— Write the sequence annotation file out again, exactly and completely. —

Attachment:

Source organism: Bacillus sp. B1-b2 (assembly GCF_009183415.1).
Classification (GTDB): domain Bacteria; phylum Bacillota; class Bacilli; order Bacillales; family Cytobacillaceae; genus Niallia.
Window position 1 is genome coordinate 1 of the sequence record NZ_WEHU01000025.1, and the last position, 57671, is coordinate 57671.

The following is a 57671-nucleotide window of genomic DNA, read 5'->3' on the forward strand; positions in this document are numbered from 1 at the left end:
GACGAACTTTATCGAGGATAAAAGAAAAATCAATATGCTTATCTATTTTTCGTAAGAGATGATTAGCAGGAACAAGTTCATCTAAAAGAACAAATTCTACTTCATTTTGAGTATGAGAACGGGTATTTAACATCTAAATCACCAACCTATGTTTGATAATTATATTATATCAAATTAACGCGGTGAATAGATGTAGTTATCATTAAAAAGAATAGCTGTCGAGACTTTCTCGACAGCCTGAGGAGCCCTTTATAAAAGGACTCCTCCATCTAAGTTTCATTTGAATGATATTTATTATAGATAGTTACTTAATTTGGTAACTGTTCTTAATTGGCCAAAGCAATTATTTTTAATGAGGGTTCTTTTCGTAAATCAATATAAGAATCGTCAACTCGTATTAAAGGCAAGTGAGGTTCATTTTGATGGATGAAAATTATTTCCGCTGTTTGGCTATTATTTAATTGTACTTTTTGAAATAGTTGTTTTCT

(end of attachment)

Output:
Source organism: Bacillus sp. B1-b2 (assembly GCF_009183415.1).
Classification (GTDB): domain Bacteria; phylum Bacillota; class Bacilli; order Bacillales; family Cytobacillaceae; genus Niallia.
Window position 1 is genome coordinate 1 of the sequence record NZ_WEHU01000025.1, and the last position, 57671, is coordinate 57671.

The following is a 57671-nucleotide window of genomic DNA, read 5'->3' on the forward strand; positions in this document are numbered from 1 at the left end:
GACGAACTTTATCGAGGATAAAAGAAAAATCAATATGCTTATCTATTTTTCGTAAGAGATGATTAGCAGGAACAAGTTCATCTAAAAGAACAAATTCTACTTCATTTTGAGTATGAGAACGGGTATTTAACATCTAAATCACCAACCTATGTTTGATAATTATATTATATCAAATTAACGCGGTGAATAGATGTAGTTATCATTAAAAAGAATAGCTGTCGAGACTTTCTCGACAGCCTGAGGAGCCCTTTATAAAAGGACTCCTCCATCTAAGTTTCATTTGAATGATATTTATTATAGATAGTTACTTAATTTGGTAACTGTTCTTAATTGGCCAAAGCAATTATTTTTAATGAGGGTTCTTTTCGTAAATCAATATAAGAATCGTCAACTCGTATTAAAGGCAAGTGAGGTTCATTTTGATGGATGAAAATTATTTCCGCTGTTTGGCTATTATTTAATTGTACTTTTTGAAATAGTTGTTTTCT